Opinion | The shackled Indian farmer

Opinion | The shackled Indian farmer


Shruti Rajagopalan is an assistant professor of economics has discussed how the government’s help is the main cause for agrarian distress prevailing in India.

Key issues:

  • The problem is that farmers are not allowed to use all their resources and engage with global markets and the political response, both from government and the opposition, has been paternalistic in the past.

Important Facts:

There are six specific ways in which Indian farmers are shackled.

  • Institutionalization of Agriculture produced through APMC which has done by government under the guise of protecting farmers.
    • Main purpose of establishing APMC is to provide for larger market to farmers means that more consumers can compete for the produce enabling better prices.
    • However, the APMC prevents this and severely limited the market by dividing the market geographically into different regions and insisting that a farmer can only sell to the mandi in his region.
    • Prevents consumers, wholesale and retail food companies from buying directly from the farmer.
    • It has been observed the Mandi licenses are given only to those with political patronage, often used as a side business for politicians
    • As a result, the farmer receives depressed prices, while the final consumer pays a high price for the same produce. All the money goes to the politically blessed and licensed middlemen.
  • Second, the minimum support price (MSP) has been impoverishing farmers and consumers for decades
    • The government promises high prices, to help farmers, but is not able to deliver on those promises by actually buying all the produce.
    • Farmers produces more expecting a high MSP but forced to dump their produce when MSPs are not delivered.
    • Due to heavily regulated or banned futures trading in agriculture Indian farmers lament when they have a bumper crop as prices and MSP fall
    • Futures trading helps smooth cycles in the market. However, Indian farmers are not allowed to participate and so they cannot use the bumper crop in a given year to prevent the downside from bad crops in other years.
  • Third, the farmers have been denied a market for land, their biggest asset and are unable to exit farming
    • Farmers are not allowed to sell their land to non-farmers, and they cannot themselves easily change the use of their land.
    • This has limited and depressed the market for agricultural land and the price agricultural land can fetch.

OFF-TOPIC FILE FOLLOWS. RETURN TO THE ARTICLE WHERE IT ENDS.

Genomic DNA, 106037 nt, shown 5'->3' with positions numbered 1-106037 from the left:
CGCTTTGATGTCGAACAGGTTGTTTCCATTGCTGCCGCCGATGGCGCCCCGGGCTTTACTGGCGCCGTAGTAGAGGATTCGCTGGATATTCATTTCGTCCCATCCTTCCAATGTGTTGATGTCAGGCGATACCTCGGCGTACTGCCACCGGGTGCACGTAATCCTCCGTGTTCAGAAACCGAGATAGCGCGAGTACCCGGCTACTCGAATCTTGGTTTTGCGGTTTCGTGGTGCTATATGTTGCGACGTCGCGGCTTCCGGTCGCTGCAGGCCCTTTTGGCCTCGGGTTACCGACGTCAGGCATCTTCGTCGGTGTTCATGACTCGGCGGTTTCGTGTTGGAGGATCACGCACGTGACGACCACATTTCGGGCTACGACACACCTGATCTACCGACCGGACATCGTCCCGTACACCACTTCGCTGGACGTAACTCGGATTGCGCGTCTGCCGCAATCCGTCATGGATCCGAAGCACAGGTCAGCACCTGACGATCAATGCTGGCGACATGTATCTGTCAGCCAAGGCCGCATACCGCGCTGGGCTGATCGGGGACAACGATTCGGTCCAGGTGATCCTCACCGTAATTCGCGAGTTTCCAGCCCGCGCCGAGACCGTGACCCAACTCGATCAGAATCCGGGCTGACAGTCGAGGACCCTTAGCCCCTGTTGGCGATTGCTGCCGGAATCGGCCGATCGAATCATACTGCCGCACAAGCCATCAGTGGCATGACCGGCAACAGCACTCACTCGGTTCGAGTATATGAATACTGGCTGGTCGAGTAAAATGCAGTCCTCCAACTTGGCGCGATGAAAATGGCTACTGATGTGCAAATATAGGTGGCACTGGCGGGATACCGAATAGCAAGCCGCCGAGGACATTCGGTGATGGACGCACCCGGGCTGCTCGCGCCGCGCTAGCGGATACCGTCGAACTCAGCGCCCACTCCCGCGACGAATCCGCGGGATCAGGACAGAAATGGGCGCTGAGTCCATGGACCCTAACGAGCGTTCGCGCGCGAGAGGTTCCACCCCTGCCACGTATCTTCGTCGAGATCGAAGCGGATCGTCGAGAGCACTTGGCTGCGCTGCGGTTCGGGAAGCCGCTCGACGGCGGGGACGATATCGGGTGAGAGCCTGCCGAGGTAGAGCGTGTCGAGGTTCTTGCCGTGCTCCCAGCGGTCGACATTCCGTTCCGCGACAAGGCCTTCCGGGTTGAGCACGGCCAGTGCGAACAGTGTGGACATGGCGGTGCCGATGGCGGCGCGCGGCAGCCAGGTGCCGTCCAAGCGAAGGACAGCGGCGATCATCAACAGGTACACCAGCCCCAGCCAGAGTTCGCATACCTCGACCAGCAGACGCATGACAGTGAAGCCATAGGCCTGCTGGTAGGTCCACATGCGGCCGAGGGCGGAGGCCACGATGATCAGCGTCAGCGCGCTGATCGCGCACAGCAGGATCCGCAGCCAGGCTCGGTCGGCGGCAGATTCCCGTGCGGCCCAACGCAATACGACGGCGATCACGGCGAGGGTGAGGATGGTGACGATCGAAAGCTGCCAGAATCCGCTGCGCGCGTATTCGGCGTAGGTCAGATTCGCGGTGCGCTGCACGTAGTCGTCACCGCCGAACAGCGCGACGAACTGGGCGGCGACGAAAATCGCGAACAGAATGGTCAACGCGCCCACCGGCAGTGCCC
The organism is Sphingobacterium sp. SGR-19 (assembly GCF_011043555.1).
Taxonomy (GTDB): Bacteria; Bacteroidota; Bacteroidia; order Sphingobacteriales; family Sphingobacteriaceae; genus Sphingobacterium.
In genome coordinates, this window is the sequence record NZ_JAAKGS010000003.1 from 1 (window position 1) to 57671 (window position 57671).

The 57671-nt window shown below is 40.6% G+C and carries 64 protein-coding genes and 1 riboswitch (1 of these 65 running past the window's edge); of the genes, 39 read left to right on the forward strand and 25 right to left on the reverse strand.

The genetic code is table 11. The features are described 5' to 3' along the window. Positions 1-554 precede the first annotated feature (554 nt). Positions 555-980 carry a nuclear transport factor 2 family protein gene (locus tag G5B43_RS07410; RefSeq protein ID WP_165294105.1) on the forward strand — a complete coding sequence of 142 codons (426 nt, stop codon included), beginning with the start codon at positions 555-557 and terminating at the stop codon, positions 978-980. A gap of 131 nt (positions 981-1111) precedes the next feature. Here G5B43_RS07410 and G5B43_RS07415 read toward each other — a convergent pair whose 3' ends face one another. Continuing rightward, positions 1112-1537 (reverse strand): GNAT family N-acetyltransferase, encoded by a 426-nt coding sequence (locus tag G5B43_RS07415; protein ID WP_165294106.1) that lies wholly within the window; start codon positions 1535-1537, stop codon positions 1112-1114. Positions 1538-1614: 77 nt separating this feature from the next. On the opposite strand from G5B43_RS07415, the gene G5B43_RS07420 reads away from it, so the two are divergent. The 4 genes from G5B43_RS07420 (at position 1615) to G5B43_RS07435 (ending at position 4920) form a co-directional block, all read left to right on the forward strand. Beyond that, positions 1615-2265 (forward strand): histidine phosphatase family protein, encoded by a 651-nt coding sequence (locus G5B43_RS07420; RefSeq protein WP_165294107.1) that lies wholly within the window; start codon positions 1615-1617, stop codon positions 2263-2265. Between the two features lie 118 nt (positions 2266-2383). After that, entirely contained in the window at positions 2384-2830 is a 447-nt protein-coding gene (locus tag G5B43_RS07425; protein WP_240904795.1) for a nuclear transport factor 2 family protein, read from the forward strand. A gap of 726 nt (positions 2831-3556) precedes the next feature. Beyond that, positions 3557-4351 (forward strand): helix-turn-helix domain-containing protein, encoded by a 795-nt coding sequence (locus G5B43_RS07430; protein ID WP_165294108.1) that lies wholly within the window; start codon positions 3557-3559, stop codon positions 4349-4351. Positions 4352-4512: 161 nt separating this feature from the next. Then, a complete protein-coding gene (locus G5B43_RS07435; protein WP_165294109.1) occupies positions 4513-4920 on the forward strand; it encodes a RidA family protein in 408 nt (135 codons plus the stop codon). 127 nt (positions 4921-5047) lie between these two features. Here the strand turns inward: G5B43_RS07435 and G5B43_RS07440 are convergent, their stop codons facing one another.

• Four, because land titling records face additional uncertainty
    • Without good land records, the ability to raise credit using land as collateral is limited
    • The government has regulated local moneylenders by limiting the interest rates, further reducing access to credit.
    • This means farmers only have state-owned banks and cooperatives for agriculture credit and are at the mercy of government policies to avail farm loans.
  • Five, the inputs used by farmers are severely controlled
    • The government, having killed the private market for agriculture inputs such as seeds and fertilizer, forces the farmers to now rely on subsidies.
    • By controlling inputs such as water, electricity, seeds, and fertilizer, politicians can offer subsidies in exchange for support as a political tool
    • Farmers are prevented from buying most of their inputs in market settings, because of statutes such as the Essential Commodities Act.
    • The government promises free electricity and water, which are unreliable because of the massive shortages caused without a price system.
  • Six, farmers are not allowed to experiment with new technologies
    • Whether this is technology in fertilizer, machinery, or pesticides, the Indian government does not allow it and force farmers to wait till the new technology introduced once in a century like Green revolution.
    • Further partial ban on genetically modified (GM) seeds are more problematic. A lot of the new GM seeds are more resistant to pests and bacteria, and reduce the need for other inputs such as pesticides, water and fertilizer
    • Any experimentation is done illegally and a black market has emerged for GM seeds, harming both farmers and produce.
  • Conclusion:
    • Farming in India, mostly done on a small scale, without much technology, or insurance, is one of the most difficult jobs.
    • Farmers deal with hundreds variables and uncertainty, and still manage. The problem is that farmers are not allowed to use all their resources and engage with global markets.
    • The truth, however, is that farmers don’t need the help the government has provided over seven decades. The government’s help is the cause of the distress.


Categories : Test 1 (5004)
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